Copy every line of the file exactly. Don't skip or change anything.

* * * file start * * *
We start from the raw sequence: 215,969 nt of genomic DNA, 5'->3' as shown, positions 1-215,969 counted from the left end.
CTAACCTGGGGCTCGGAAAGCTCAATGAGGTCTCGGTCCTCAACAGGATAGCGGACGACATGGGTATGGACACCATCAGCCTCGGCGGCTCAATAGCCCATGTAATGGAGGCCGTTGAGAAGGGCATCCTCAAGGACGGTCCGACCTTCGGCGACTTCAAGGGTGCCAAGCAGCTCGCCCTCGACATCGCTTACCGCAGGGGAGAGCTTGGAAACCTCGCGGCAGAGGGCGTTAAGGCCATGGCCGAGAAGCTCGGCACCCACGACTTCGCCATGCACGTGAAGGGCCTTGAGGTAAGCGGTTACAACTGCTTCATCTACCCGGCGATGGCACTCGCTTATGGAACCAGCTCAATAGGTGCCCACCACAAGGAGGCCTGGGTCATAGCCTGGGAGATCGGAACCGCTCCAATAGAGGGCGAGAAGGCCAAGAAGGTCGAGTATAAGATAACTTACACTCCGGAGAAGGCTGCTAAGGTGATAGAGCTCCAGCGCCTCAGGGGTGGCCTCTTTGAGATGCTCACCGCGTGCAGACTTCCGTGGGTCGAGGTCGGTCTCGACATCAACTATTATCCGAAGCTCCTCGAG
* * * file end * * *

We start from the raw sequence: 215,969 nt of genomic DNA, 5'->3' as shown, positions 1-215,969 counted from the left end.
CTAACCTGGGGCTCGGAAAGCTCAATGAGGTCTCGGTCCTCAACAGGATAGCGGACGACATGGGTATGGACACCATCAGCCTCGGCGGCTCAATAGCCCATGTAATGGAGGCCGTTGAGAAGGGCATCCTCAAGGACGGTCCGACCTTCGGCGACTTCAAGGGTGCCAAGCAGCTCGCCCTCGACATCGCTTACCGCAGGGGAGAGCTTGGAAACCTCGCGGCAGAGGGCGTTAAGGCCATGGCCGAGAAGCTCGGCACCCACGACTTCGCCATGCACGTGAAGGGCCTTGAGGTAAGCGGTTACAACTGCTTCATCTACCCGGCGATGGCACTCGCTTATGGAACCAGCTCAATAGGTGCCCACCACAAGGAGGCCTGGGTCATAGCCTGGGAGATCGGAACCGCTCCAATAGAGGGCGAGAAGGCCAAGAAGGTCGAGTATAAGATAACTTACACTCCGGAGAAGGCTGCTAAGGTGATAGAGCTCCAGCGCCTCAGGGGTGGCCTCTTTGAGATGCTCACCGCGTGCAGACTTCCGTGGGTCGAGGTCGGTCTCGACATCAACTATTATCCGAAGCTCCTCGAG